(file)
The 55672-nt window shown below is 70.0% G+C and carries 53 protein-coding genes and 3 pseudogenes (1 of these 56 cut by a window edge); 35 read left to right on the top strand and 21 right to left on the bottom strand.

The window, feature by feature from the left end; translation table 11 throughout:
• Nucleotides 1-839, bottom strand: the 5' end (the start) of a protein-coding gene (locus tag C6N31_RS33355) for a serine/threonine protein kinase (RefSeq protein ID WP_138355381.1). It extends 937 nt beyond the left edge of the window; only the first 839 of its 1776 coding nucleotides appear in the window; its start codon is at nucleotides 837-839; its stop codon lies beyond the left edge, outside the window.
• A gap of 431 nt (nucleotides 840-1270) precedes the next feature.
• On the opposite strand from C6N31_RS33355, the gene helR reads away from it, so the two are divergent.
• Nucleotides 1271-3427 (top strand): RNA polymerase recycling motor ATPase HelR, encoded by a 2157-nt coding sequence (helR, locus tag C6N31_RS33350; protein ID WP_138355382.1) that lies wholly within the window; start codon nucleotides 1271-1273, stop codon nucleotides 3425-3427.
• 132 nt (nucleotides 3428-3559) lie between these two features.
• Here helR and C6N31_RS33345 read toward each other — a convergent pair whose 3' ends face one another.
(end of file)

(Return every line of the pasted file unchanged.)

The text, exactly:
The 55672-nt window shown below is 70.0% G+C and carries 53 protein-coding genes and 3 pseudogenes (1 of these 56 cut by a window edge); 35 read left to right on the top strand and 21 right to left on the bottom strand.

The window, feature by feature from the left end; translation table 11 throughout:
• Nucleotides 1-839, bottom strand: the 5' end (the start) of a protein-coding gene (locus tag C6N31_RS33355) for a serine/threonine protein kinase (RefSeq protein ID WP_138355381.1). It extends 937 nt beyond the left edge of the window; only the first 839 of its 1776 coding nucleotides appear in the window; its start codon is at nucleotides 837-839; its stop codon lies beyond the left edge, outside the window.
• A gap of 431 nt (nucleotides 840-1270) precedes the next feature.
• On the opposite strand from C6N31_RS33355, the gene helR reads away from it, so the two are divergent.
• Nucleotides 1271-3427 (top strand): RNA polymerase recycling motor ATPase HelR, encoded by a 2157-nt coding sequence (helR, locus tag C6N31_RS33350; protein ID WP_138355382.1) that lies wholly within the window; start codon nucleotides 1271-1273, stop codon nucleotides 3425-3427.
• 132 nt (nucleotides 3428-3559) lie between these two features.
• Here helR and C6N31_RS33345 read toward each other — a convergent pair whose 3' ends face one another.